At this point, there have been so many computer-animated movies released in the past few years, they literally run the gamut of enormous blockbuster hits to absolute and total flops. Unfortunately, unless you're a movie made by Pixar or DreamWorks Animation or Blue Sky Studios (makers of the "Ice Age" movies), you're really taking a chance by spending a ton of money to make and market a computer-animated film, assuming it will do as well. Sony Animation Studios took some time to get off the ground, having had a summer bomb with Surf's Up, not helped by the release of the Oscar-winning Happy Feet months earlier, but they rebounded and had a solid hit last year with Cloudy With a Chance of Meatballs. Warner Bros. had Happy Feet while Disney has had a couple of moderate CG-animated hits coming out of their own animation house. Universal only has The Tale of Despereaux under their belt in terms of 3D animation, though at least Despicable Me is closer in tone to hits by other studios.

As we've learned many times, just because a movie has a funny voice cast, that doesn't necessarily mean a movie is funny, and Universal doesn't seem to care much about even mentioning the former, instead focusing their marketing on the odd "Minions" of Gru, which have been everywhere for the last few months. It's a smart move since the cute critters will be targeting the women and kids who'll find them adorable. The older guys who are likely to find them annoying will probably be seeing Predators anyway. The trailers and commercials are funny enough, but they focus too much on these minions, who play a relatively small part in a movie that doesn't really break new ground. Following after such strong animated films as Toy Story 3 and How to Train Your Dragon, this one really doesn't stand out and it's not likely to get overwhelmingly positive reviews, which would normally help a movie. Universal has also taken a cue from Pixar and other animation studios by putting these minions in commercials for Best Buy and IHOP (the latter being an odder choice knowing that Universal has another animated movie coming up that was once called "IHOP.")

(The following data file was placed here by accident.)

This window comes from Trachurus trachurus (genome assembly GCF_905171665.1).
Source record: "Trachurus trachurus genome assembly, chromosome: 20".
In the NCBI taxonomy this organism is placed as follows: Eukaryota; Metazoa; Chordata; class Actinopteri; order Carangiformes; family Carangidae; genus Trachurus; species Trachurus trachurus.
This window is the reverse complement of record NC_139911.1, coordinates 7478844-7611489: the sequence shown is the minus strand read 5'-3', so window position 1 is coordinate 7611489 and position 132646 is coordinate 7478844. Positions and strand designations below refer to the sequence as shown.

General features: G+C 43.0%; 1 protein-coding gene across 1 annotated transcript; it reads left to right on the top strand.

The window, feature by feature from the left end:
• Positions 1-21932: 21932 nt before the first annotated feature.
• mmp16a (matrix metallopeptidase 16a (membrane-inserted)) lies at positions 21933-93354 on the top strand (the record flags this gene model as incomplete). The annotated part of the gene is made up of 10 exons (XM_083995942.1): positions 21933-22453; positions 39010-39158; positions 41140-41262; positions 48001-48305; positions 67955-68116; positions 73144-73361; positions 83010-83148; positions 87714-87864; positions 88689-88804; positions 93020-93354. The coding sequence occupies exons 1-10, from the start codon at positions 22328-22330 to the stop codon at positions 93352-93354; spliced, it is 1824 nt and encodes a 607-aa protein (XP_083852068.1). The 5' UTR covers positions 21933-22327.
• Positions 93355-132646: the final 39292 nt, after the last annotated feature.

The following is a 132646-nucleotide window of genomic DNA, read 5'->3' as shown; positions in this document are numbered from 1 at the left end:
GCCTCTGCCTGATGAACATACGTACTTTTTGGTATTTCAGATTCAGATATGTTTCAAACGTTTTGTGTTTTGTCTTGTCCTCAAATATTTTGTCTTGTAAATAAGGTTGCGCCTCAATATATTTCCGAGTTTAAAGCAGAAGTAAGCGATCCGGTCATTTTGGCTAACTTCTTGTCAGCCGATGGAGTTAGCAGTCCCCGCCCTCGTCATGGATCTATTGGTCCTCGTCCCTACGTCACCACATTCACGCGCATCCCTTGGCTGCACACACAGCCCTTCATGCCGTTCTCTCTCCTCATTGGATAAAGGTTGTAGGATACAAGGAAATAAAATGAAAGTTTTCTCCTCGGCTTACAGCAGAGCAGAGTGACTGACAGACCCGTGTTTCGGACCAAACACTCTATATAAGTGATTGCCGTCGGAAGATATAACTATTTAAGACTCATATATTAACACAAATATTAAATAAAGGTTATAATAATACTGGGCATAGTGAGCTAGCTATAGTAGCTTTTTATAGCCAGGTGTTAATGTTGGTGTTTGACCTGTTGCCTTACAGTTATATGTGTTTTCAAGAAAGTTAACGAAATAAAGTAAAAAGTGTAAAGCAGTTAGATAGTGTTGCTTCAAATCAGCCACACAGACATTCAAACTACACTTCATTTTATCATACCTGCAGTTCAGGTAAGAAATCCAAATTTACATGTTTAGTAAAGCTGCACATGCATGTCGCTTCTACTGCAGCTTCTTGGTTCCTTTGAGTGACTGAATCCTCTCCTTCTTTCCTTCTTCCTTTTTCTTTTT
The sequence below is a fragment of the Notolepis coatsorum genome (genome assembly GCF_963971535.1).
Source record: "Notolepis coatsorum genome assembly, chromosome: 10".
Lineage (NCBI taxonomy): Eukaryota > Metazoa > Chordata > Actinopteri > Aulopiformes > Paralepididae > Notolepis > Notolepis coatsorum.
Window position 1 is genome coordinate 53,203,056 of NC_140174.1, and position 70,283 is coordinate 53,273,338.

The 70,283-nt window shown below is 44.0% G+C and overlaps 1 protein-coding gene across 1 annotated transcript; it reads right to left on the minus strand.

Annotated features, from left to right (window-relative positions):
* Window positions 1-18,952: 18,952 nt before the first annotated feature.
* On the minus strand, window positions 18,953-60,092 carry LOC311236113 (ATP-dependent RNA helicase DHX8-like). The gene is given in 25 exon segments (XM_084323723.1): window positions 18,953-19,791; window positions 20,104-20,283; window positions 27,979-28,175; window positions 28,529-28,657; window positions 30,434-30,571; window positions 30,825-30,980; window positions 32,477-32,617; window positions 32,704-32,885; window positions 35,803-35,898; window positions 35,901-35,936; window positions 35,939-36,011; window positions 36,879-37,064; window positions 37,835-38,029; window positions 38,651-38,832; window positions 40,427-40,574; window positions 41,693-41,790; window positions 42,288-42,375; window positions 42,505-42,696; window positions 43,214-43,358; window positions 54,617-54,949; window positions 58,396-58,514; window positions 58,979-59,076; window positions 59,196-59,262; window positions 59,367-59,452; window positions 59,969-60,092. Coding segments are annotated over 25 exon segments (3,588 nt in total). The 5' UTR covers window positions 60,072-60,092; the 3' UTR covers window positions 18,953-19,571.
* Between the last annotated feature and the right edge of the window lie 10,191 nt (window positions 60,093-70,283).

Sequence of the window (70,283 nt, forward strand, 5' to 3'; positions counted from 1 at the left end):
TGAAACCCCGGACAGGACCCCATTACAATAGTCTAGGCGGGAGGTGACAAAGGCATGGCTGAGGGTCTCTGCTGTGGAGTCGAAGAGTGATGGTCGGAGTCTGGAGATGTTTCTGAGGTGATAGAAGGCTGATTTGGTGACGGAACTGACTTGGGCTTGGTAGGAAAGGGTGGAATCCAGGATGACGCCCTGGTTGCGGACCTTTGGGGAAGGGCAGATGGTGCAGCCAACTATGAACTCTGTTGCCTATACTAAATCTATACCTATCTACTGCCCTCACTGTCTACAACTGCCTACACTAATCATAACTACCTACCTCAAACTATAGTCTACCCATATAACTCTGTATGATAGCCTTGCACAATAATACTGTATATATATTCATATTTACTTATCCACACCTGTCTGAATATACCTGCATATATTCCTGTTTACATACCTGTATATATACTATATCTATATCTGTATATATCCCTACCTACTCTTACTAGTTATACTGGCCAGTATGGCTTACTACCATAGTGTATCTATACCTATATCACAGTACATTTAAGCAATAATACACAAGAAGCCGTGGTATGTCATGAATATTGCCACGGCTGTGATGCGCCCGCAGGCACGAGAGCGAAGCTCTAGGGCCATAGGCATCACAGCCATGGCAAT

Universal could really use an animated hit because currently, they're behind all the other major studios in terms of CG animation, except maybe Summit, and having this movie break out can go a long way toward getting more money to develop their animated films. (They have a couple in the works, including a Dr. Seuss adaptation.)

At this point, the fact that the movie is being released in 3D is almost a non-issue, because every animated movie seems to be, but the backlash on 3D has begun, and it's doubtful people will want to pay for the high-priced tickets. Either way, there should certainly be a number of families with small kids who've already seen the other choices who'll give this a look, but it certainly won't seem like a priority for anyone, so it'll probably end up in the lower-mid range for a computer animated movie.

Why I Should See It: This has a nice premise, a great voice cast and lots of those adorable (or annoying) minions.
Why Not: Toy Story 3 is a really hard act to follow for any animated movie.
Projections: $22 to 25 million opening weekend and roughly $75 million total.


What? $75 million? Naw! You can't review a movie based on opinions like this. Incredibles made hundreds of millions. This one is going to do at least $135 million, and it has a chance at breaking $200 million domestic.

And having adult comedians works. It worked for Madagascar, Ice Age, and Shrek. The kids want to go because of the cute kids and minions, the boys like the super hero theme, and the parents say, "Sure. Why not. Steve Carell and Kristen Wiig are in it." It works!

What do you think?